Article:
(2011), "United Kingdom - "Life bonuses" for NHS consultants criticised", International Journal of Health Care Quality Assurance, Vol. 24 No. 2. https://doi.org/10.1108/ijhcqa.2011.06224bab.009Download as .RIS
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United Kingdom - "Life bonuses" for NHS consultants criticised
Article Type: News and views From: International Journal of Health Care Quality Assurance, Volume 24, Issue 2
Keywords: Performance management systems, Healthcare policy, Healthcare resource management
The BBC has discovered that health service consultants are being paid considerable bonuses despite deteriorating performances at work.
NHS loopholes mean that over half of the 36,000 consultants in England are given "lifetime" bonuses on top of their annual average salaries of £89,400.
The bonus scheme, which is being reviewed at the moment, can earn the top performers up to £75,000 a year.
The scheme, which has 16 different levels of bonuses, was created when the health service was set up in 1948. The awards range from £2,957 to £75,889, and 19,892 consultants were given bonuses in England, according to recent data.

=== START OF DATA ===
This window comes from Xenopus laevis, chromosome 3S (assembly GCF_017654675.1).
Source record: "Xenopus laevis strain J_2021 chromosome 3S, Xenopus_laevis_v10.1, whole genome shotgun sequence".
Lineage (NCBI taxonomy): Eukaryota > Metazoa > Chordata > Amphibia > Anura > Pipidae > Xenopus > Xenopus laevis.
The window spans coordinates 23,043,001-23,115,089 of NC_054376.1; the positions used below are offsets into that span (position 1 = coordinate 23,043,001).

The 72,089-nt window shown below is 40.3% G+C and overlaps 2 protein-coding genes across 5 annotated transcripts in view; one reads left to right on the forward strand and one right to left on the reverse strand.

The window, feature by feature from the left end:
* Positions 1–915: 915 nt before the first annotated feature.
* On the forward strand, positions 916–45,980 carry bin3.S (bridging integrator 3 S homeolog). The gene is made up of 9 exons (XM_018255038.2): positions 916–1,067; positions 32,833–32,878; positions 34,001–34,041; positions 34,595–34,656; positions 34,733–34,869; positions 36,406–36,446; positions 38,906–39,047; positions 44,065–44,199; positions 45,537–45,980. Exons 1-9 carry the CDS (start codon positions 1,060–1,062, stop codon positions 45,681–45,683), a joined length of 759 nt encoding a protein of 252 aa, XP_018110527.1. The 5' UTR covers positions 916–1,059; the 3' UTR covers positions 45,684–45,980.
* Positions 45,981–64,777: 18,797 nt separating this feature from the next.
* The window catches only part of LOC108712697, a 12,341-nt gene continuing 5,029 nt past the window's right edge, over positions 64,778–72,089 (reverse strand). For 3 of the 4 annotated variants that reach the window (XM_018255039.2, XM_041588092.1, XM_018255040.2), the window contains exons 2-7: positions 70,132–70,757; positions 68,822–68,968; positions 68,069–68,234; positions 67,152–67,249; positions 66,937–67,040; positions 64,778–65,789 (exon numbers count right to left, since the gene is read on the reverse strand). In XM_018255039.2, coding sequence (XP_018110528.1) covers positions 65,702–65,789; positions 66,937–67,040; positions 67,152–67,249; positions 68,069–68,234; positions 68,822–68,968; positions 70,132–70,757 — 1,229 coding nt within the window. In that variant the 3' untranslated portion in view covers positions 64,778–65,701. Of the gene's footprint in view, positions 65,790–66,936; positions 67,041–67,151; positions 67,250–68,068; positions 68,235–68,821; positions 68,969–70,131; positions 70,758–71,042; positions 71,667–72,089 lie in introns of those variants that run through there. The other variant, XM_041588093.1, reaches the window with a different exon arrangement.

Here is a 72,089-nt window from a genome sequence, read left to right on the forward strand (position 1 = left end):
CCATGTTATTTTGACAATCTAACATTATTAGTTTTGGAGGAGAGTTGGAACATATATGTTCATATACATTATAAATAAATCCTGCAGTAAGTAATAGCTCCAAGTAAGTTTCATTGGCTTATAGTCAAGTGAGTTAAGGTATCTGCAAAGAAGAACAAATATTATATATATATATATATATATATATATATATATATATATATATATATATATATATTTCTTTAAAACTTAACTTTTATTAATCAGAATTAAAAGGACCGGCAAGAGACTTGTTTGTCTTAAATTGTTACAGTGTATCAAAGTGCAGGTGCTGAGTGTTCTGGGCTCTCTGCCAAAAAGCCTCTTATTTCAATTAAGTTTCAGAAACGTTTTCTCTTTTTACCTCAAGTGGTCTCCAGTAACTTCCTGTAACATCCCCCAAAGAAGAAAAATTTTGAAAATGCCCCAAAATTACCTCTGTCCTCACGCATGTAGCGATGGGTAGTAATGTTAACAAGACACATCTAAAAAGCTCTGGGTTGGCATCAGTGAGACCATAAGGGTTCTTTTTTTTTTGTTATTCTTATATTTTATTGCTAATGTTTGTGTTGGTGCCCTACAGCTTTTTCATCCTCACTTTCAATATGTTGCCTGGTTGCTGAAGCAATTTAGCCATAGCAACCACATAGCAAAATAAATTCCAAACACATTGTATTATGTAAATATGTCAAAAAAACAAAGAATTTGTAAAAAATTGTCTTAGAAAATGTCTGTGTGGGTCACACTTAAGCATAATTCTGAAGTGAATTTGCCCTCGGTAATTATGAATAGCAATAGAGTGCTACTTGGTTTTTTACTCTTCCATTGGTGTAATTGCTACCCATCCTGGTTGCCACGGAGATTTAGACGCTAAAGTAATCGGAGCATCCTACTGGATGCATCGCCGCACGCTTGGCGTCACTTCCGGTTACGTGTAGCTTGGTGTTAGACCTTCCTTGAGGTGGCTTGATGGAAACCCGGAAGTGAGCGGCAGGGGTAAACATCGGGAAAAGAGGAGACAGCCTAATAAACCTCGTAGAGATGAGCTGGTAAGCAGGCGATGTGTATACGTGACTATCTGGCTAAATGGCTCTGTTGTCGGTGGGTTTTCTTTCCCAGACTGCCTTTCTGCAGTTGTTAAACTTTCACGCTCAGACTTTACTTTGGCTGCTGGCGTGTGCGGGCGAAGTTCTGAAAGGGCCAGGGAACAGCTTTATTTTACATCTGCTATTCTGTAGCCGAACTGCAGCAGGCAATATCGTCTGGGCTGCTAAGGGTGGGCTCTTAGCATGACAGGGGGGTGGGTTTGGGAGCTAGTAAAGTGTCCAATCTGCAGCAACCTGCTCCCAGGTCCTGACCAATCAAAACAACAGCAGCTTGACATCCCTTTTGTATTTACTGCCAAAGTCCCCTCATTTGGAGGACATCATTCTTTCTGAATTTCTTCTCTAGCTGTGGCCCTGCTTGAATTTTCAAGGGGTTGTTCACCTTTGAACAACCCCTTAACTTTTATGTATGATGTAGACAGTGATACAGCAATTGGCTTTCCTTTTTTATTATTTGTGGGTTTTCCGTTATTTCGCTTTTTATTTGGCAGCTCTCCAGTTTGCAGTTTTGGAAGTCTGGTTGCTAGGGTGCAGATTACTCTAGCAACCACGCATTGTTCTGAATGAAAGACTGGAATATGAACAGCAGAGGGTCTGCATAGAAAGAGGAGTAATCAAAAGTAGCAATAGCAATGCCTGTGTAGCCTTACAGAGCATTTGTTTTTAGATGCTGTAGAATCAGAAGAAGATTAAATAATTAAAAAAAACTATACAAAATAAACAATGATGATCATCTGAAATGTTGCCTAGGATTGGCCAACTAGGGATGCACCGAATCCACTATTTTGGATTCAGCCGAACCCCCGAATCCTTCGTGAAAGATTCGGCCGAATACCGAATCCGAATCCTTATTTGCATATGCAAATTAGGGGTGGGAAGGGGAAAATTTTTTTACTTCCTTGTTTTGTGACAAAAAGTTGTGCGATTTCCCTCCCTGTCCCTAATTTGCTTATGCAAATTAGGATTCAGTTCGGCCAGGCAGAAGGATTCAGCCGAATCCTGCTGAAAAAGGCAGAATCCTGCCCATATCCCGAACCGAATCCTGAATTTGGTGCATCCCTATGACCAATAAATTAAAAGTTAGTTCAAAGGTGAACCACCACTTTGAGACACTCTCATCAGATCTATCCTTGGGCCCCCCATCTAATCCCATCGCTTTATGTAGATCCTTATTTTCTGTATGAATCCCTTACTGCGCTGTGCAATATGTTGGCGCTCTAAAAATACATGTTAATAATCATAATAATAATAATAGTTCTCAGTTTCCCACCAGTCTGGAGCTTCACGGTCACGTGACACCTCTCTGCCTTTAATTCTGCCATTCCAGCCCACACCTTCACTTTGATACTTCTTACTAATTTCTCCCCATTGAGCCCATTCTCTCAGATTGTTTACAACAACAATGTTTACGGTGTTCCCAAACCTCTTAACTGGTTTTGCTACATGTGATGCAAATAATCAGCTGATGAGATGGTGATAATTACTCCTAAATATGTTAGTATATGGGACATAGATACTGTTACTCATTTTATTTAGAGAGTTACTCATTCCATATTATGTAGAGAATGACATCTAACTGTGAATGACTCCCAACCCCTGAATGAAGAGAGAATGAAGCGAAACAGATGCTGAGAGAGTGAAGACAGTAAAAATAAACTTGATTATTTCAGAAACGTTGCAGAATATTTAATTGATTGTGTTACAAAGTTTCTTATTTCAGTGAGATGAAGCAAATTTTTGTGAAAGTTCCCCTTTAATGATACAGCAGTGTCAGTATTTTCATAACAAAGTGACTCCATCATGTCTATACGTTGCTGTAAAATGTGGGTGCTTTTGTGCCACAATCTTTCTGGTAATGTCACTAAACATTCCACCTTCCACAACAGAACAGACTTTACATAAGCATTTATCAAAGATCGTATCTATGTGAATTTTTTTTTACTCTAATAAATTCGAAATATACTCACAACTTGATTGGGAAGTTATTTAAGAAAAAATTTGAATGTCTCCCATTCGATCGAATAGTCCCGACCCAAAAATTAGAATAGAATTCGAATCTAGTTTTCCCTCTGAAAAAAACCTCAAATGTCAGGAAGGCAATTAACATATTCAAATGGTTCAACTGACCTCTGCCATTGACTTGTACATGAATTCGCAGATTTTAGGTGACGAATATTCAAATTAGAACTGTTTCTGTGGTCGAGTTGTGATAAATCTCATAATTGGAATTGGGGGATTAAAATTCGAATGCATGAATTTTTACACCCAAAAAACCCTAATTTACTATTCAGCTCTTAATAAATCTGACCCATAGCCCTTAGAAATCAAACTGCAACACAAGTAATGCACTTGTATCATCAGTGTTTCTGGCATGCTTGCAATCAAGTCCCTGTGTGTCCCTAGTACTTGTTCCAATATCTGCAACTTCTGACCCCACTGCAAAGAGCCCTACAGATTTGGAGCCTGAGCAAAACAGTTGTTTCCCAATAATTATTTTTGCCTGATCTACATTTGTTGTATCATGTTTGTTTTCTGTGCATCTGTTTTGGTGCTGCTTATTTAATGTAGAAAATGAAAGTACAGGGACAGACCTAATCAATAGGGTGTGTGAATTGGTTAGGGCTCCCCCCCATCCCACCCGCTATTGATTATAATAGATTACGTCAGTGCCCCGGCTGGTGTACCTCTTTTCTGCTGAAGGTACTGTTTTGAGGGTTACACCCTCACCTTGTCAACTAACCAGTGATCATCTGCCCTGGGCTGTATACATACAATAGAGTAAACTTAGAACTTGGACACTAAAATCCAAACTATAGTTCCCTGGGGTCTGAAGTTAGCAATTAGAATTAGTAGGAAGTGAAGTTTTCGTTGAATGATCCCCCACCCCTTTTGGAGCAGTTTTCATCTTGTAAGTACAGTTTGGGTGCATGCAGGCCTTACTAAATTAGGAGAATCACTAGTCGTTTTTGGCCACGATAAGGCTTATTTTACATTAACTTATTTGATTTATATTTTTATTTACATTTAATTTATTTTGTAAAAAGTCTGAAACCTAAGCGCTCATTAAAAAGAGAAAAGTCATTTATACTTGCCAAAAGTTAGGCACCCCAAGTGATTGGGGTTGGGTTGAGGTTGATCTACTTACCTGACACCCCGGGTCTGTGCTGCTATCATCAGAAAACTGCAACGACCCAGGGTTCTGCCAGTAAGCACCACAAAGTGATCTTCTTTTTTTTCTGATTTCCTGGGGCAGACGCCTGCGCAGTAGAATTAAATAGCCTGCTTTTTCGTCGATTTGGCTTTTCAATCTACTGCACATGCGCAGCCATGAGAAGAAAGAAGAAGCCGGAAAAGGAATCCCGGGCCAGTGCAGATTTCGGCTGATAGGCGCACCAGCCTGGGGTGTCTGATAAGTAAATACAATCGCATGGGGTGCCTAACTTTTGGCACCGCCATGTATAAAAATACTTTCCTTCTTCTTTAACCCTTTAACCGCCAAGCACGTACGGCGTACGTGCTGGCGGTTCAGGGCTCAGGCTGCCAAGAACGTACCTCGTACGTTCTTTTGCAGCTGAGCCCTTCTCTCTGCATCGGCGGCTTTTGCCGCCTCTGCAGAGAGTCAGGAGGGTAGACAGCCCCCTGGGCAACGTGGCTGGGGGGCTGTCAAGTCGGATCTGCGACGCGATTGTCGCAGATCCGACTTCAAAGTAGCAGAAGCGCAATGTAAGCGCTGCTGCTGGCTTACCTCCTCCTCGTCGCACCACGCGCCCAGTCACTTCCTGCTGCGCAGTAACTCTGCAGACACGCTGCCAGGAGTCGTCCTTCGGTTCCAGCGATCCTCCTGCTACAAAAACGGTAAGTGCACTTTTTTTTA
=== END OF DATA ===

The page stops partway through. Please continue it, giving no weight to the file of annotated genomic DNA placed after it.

The costs of paying out the bonuses is around £200 million annually, with more than 5,100 consultants being paid £35,854 or over.
Professor Alan Maynard, an expert in health policy at York University, was chairman of a local NHS trust for 12 years and was a member of the committee that gave out the bonuses.
He said: "They never get stopped, once they have them they have them for their lifetime. The system needs completely changing."
"The applicants provide very little information, but you can’t spend the money on anything else as it is earmarked for these awards. I would have preferred to spend it on providing more care."
For more information: www.bbc.co.uk